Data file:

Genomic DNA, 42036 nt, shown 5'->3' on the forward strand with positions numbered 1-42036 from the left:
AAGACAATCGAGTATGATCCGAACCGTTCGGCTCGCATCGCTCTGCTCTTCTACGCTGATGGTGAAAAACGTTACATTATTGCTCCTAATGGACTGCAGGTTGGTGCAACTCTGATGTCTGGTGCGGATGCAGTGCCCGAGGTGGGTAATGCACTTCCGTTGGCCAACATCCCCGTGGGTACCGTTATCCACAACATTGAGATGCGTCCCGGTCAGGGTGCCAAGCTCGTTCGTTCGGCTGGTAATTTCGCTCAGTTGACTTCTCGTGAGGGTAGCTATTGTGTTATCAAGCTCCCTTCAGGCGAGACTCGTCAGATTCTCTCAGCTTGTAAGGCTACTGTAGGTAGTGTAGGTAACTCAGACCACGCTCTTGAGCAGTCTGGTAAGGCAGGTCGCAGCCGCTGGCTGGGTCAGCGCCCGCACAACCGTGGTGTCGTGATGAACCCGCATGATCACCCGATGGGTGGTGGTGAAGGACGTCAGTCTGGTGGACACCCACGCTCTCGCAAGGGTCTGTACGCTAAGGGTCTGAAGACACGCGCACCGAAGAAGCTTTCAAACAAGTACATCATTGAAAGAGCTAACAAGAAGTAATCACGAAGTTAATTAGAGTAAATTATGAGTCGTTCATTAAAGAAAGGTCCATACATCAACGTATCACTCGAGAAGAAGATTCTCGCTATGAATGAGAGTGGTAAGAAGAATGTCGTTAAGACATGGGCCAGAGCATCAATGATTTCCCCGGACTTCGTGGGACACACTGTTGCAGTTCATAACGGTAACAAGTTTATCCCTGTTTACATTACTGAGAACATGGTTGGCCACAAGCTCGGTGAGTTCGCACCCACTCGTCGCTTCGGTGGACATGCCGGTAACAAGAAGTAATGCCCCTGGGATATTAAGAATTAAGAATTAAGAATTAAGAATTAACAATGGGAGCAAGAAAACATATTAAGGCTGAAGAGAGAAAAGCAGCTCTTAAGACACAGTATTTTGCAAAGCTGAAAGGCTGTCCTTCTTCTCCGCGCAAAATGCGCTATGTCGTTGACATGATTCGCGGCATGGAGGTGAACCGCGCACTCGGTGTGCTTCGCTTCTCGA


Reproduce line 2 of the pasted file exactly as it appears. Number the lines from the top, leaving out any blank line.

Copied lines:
AAGACAATCGAGTATGATCCGAACCGTTCGGCTCGCATCGCTCTGCTCTTCTACGCTGATGGTGAAAAACGTTACATTATTGCTCCTAATGGACTGCAGGTTGGTGCAACTCTGATGTCTGGTGCGGATGCAGTGCCCGAGGTGGGTAATGCACTTCCGTTGGCCAACATCCCCGTGGGTACCGTTATCCACAACATTGAGATGCGTCCCGGTCAGGGTGCCAAGCTCGTTCGTTCGGCTGGTAATTTCGCTCAGTTGACTTCTCGTGAGGGTAGCTATTGTGTTATCAAGCTCCCTTCAGGCGAGACTCGTCAGATTCTCTCAGCTTGTAAGGCTACTGTAGGTAGTGTAGGTAACTCAGACCACGCTCTTGAGCAGTCTGGTAAGGCAGGTCGCAGCCGCTGGCTGGGTCAGCGCCCGCACAACCGTGGTGTCGTGATGAACCCGCATGATCACCCGATGGGTGGTGGTGAAGGACGTCAGTCTGGTGGACACCCACGCTCTCGCAAGGGTCTGTACGCTAAGGGTCTGAAGACACGCGCACCGAAGAAGCTTTCAAACAAGTACATCATTGAAAGAGCTAACAAGAAGTAATCACGAAGTTAATTAGAGTAAATTATGAGTCGTTCATTAAAGAAAGGTCCATACATCAACGTATCACTCGAGAAGAAGATTCTCGCTATGAATGAGAGTGGTAAGAAGAATGTCGTTAAGACATGGGCCAGAGCATCAATGATTTCCCCGGACTTCGTGGGACACACTGTTGCAGTTCATAACGGTAACAAGTTTATCCCTGTTTACATTACTGAGAACATGGTTGGCCACAAGCTCGGTGAGTTCGCACCCACTCGTCGCTTCGGTGGACATGCCGGTAACAAGAAGTAATGCCCCTGGGATATTAAGAATTAAGAATTAAGAATTAAGAATTAACAATGGGAGCAAGAAAACATATTAAGGCTGAAGAGAGAAAAGCAGCTCTTAAGACACAGTATTTTGCAAAGCTGAAAGGCTGTCCTTCTTCTCCGCGCAAAATGCGCTATGTCGTTGACATGATTCGCGGCATGGAGGTGAACCGCGCACTCGGTGTGCTTCGCTTCTCGA